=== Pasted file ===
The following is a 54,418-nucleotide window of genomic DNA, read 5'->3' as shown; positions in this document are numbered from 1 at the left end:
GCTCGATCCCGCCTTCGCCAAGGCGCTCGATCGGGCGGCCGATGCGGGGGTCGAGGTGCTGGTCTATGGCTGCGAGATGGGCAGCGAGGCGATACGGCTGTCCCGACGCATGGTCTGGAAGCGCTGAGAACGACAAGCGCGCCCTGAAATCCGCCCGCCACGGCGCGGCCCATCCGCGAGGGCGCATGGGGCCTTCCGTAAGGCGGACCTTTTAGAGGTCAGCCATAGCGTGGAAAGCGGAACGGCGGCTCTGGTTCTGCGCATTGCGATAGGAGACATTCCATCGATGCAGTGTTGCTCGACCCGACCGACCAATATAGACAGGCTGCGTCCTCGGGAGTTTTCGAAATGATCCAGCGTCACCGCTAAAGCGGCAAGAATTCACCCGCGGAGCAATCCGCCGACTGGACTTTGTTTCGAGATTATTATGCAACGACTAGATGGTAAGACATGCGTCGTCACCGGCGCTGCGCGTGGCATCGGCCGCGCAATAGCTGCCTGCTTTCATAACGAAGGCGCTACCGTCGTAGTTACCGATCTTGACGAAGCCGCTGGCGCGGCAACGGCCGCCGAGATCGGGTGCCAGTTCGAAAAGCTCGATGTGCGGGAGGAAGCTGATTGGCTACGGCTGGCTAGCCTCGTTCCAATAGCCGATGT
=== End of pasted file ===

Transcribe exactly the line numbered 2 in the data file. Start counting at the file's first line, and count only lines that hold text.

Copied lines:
GCTCGATCCCGCCTTCGCCAAGGCGCTCGATCGGGCGGCCGATGCGGGGGTCGAGGTGCTGGTCTATGGCTGCGAGATGGGCAGCGAGGCGATACGGCTGTCCCGACGCATGGTCTGGAAGCGCTGAGAACGACAAGCGCGCCCTGAAATCCGCCCGCCACGGCGCGGCCCATCCGCGAGGGCGCATGGGGCCTTCCGTAAGGCGGACCTTTTAGAGGTCAGCCATAGCGTGGAAAGCGGAACGGCGGCTCTGGTTCTGCGCATTGCGATAGGAGACATTCCATCGATGCAGTGTTGCTCGACCCGACCGACCAATATAGACAGGCTGCGTCCTCGGGAGTTTTCGAAATGATCCAGCGTCACCGCTAAAGCGGCAAGAATTCACCCGCGGAGCAATCCGCCGACTGGACTTTGTTTCGAGATTATTATGCAACGACTAGATGGTAAGACATGCGTCGTCACCGGCGCTGCGCGTGGCATCGGCCGCGCAATAGCTGCCTGCTTTCATAACGAAGGCGCTACCGTCGTAGTTACCGATCTTGACGAAGCCGCTGGCGCGGCAACGGCCGCCGAGATCGGGTGCCAGTTCGAAAAGCTCGATGTGCGGGAGGAAGCTGATTGGCTACGGCTGGCTAGCCTCGTTCCAATAGCCGATGT